As the state senator for the 15th District, representing thousands of residents who work in the automobile industry as well as countless auto manufacturing and supplier companies, I am eagerly anticipating the auto show.

This year, I have an even keener interest in the show than usual. I sponsored two measures last year to allow the testing of automated motor vehicles on Michigan roadways. Automated vehicles are capable of sensing their surroundings and navigating without human input.

Senate Bill 169 will allow automakers and upfitters to test automated motor vehicles with a human in the driver’s seat to monitor performance and intervene if necessary. SB 663 will protect original manufacturers from civil liability for damages caused by modified autonomous vehicles, unless the defect from which the damages resulted was present in the vehicle when it was manufactured.

In his 2013 State of the State address, Gov. Rick Snyder said he wanted to establish Michigan as a leader in automated vehicle technology to attract jobs stemming from this developing industry. I am happy to say that we are now closer to realizing this goal, as the governor recently signed both of my measures into law, as Public Acts 231 and 251 of 2013.

Last year, an automated vehicle was featured at the NAIAS. I hope to see some more of these vehicles at the show again this year.

Automated vehicles are a remarkable technology that will someday improve the lives of millions of Americans. The technology will also strengthen the economies of the states in which it is based. Michigan is now poised to become a leader among those states.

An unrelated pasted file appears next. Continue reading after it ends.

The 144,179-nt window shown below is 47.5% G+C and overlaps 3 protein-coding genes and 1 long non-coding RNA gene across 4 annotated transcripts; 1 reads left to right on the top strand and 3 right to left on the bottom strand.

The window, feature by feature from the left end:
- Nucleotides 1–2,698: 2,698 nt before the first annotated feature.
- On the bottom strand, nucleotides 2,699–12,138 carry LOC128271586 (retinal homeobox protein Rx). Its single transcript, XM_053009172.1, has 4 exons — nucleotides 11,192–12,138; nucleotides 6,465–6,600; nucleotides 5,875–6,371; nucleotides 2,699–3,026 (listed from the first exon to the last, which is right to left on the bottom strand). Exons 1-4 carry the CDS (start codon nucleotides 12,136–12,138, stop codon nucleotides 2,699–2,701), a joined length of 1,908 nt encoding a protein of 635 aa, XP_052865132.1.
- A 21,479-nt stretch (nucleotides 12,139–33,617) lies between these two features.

The NAIAS represents the best the automotive world has to offer. Automated vehicles are part of that cutting-edge technology. I am proud that Michigan is now home to both.

This column first appeared in the Spinal Column. Senator Mike Kowall, R-White Lake, is the chair of the Senate Economic Development Committee and vice chair of the Senate Committee on Transportation. He serves the citizens of the 15th Senate District, representing western Oakland County.

Sen. Kowall available for comments following State of the State address

Who:
State Sen. Mike Kowall, R-White Lake.

What:
Reaction and comments following the governor’s State of the State address.

When:
After the address, which is scheduled to begin Thursday, Jan. 16 at 7 p.m.

Where:
House Appropriations Room
Third Floor
State Capitol
Lansing, MI

Brief:
Kowall will be available following the State of the State address for comments on state issues mentioned by the governor in the address.

He is also available for phone interviews on Friday, Jan. 17.

Please call Kowall’s office at 1-517-373-1758 prior to 5 p.m. on Jan. 16 to schedule an interview time with the senator.

Audio remarks will be available for broadcast from the senator’s website at www.SenatorMikeKowall.com. Click on Audio under the Media Center tab.

Michigan poised to drive the automated vehicle industry

Senator Mike Kowall in the Detroit News